In extreme cases, employees may feel very strongly that their safety is being prejudiced at work and so refuse to come into work. Willfully refusing to come into work is a very serious matter, and should not be taken lightly, as the consequences can be very serious. At the same time, employers should not rush into taking drastic disciplinary action. Instead liaise with the employee, and others at large, to see what the common concerns are, and what can be done to allay those fears. Employers should be mindful that any disciplinary or detrimental action against an employee due to or is influenced by a health and safety concern, could potentially be automatically unfair. This delicate situation must be handled very sensitively.

At Quest, we can offer you the appropriate HR advice in order to help you to manage and handle such sensitive issues before they become genuine problems. We have the necessary HR and Health and Safety expertise to be able to help you and provide a reliable cost-effective consultancy service. Please contact us on 01455852028.

Meet the Quest Experts

Hema Mistry

Head of Operations

With over 20 years experience in HR, Hema draws her expert specialist knowledge from a broad range of industries, including employment advisory and consultancy services, retail, manufacturing and leisure. Being MCIPD qualified enables her to quickly understand how organisations operate, how to interact with their business leaders and to deliver effective commercial and practical solutions.

Andy Hooke

Health, Safety & Training Business Partner

Andy is NEBOSH trained and a technical member of the Institution of Occupational Safety & Health (IOSH). Andy is often found studying the latest updates to legislation to keep his knowledge up to date and provide the best advice. With a passion for health and safety and experience in a range of environments from large corporates to small business, Andy is well placed to support you in all your health and safety needs.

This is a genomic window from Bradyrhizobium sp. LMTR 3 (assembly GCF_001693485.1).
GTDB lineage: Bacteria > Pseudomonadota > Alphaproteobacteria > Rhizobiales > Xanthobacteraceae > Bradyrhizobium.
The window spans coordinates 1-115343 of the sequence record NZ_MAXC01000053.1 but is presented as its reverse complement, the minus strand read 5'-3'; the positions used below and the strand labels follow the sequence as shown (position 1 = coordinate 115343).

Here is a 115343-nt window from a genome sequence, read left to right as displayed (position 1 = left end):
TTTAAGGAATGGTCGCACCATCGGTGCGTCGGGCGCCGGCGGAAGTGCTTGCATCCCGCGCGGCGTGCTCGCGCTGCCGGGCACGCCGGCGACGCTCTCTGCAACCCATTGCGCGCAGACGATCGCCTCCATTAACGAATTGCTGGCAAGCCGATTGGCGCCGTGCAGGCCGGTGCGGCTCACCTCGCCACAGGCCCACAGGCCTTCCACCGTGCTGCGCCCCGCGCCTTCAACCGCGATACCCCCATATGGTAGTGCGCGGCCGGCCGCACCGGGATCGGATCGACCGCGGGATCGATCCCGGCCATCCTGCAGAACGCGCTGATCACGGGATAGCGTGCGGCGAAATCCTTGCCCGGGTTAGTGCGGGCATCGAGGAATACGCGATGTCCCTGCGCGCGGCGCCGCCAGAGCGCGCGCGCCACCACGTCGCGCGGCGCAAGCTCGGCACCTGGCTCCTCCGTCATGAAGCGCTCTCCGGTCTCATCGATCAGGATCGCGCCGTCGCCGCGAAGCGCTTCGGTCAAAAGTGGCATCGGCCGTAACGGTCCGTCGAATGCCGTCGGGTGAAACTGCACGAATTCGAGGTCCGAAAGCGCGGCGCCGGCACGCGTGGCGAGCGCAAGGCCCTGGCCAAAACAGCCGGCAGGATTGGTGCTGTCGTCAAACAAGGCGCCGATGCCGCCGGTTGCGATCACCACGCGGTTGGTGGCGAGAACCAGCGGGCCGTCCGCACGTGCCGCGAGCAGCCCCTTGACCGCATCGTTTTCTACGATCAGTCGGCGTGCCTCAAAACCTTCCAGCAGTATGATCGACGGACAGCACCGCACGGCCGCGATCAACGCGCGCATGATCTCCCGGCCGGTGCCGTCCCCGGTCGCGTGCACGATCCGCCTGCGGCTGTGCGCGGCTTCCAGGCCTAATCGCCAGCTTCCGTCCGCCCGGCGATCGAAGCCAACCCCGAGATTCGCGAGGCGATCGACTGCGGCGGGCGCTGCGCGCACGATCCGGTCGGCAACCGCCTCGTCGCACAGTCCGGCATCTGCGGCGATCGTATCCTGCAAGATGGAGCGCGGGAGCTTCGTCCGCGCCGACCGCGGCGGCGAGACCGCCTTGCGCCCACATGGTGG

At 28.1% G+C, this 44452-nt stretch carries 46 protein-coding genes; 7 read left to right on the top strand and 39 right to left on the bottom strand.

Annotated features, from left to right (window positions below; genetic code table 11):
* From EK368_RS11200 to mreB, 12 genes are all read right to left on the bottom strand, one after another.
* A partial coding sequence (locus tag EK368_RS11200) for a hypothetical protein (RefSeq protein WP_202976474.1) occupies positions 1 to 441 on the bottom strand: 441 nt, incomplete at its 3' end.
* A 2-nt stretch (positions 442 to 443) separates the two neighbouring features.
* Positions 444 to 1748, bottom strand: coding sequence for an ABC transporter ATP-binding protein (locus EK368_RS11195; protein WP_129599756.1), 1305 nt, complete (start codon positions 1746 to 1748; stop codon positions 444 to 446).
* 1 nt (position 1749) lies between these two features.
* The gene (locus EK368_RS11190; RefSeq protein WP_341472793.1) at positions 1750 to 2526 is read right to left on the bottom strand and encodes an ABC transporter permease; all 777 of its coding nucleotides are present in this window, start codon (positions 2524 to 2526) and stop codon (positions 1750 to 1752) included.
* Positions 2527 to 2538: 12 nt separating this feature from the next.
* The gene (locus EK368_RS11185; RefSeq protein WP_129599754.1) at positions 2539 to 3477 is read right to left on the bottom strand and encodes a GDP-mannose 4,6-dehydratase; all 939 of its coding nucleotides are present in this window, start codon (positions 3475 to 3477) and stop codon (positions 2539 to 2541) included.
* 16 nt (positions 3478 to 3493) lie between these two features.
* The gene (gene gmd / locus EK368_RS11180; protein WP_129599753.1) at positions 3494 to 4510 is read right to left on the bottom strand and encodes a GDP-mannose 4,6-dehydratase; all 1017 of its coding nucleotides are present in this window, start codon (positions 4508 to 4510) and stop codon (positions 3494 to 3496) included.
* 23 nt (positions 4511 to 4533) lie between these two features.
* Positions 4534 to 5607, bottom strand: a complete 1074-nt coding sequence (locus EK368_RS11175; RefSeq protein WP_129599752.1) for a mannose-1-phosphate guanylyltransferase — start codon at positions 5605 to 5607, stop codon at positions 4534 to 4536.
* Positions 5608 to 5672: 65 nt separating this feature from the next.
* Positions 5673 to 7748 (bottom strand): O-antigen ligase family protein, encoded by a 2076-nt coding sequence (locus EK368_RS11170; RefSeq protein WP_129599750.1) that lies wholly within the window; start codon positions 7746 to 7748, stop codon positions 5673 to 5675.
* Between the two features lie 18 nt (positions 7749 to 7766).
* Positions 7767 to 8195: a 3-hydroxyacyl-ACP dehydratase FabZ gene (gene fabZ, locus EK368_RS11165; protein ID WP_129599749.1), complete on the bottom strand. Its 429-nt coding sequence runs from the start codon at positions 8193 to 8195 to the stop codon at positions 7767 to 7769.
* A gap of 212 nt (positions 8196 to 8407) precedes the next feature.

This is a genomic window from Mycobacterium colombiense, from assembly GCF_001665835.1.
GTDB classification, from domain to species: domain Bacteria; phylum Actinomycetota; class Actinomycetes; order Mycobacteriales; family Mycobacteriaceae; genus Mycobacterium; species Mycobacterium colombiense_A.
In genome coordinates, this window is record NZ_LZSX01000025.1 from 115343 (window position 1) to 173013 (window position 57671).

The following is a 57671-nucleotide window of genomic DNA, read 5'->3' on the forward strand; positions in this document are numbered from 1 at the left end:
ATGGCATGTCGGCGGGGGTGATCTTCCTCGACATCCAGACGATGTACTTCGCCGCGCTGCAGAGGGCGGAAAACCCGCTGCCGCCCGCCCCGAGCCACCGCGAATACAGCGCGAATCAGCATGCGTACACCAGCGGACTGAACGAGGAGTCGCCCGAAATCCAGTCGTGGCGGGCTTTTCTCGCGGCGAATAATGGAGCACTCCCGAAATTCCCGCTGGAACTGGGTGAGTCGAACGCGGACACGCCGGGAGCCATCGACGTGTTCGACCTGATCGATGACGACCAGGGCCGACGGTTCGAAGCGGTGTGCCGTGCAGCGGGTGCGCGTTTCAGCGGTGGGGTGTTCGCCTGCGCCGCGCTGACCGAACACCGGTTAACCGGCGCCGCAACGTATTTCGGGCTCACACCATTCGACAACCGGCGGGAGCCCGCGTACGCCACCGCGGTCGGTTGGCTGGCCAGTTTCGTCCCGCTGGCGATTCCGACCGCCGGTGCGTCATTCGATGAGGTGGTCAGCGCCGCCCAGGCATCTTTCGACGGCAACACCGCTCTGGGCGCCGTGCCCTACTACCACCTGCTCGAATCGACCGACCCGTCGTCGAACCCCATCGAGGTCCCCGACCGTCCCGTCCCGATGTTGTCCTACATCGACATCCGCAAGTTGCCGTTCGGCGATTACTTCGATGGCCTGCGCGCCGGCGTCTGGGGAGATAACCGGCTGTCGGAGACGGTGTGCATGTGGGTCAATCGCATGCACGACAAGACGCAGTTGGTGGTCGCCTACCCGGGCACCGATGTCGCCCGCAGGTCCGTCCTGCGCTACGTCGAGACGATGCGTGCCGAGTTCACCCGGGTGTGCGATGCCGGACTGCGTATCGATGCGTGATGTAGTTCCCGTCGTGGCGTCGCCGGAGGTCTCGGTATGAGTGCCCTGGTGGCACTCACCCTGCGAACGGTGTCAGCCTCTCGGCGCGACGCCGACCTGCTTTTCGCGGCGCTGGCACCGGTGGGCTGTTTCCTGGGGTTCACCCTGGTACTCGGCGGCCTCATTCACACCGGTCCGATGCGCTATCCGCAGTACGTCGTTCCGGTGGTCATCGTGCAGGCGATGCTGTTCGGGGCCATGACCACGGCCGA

Jill Colston

HR and Training Business Partner

Jill has over 14 years’ experience in HR & Training. Having started a career as a police officer; she changed careers to HR & Training dealing with Equality & Diversity in the workplace. Jill is passionate about Diversity, Inclusion and HR and has supported companies in managing their HR and training needs. She has a wealth of expertise across HR, dealing with challenging casework, company restructure projects, mediation, training, organisational development systems; equality and diversity.

Arti Patel

HR Business Partner

Arti has a strong background in HR and is a fully qualified CIPD member. She has worked with challenging casework and has a good understanding of how to deal with workplace matters as they arise.

Jatinder Tara

Advice Line Team Leader

Jatinder is qualified non-practising Solicitor, he has over 22 years advisory experience in Employment law, HR matters and Employment Tribunal litigation. He manages the legal and HR advice line team ensuring the delivery of advice is effective verbally and in correspondence. He has experience in training and coaching work colleagues in all aspects of legal and employment matters. With his sound understanding of issues arising with in the workplace environment, Jatinder aims to deliver clear and concise client focussed advice.

Anoop Sodhi

HR Employment Relations Advisor

Anoop is an experienced HR Advisor and is part of the Telephone Advice Line Team. Anoop has worked in both the public and private sector, providing Employment Law advice ranging from grievances, disciplinaries, performance management, attendance management and mediation. Anoop is a trained mediator and provides down to earth, pragmatic, commercial advice. Outside of work, Anoop actively participates as a CIPD Board Member of East Midlands.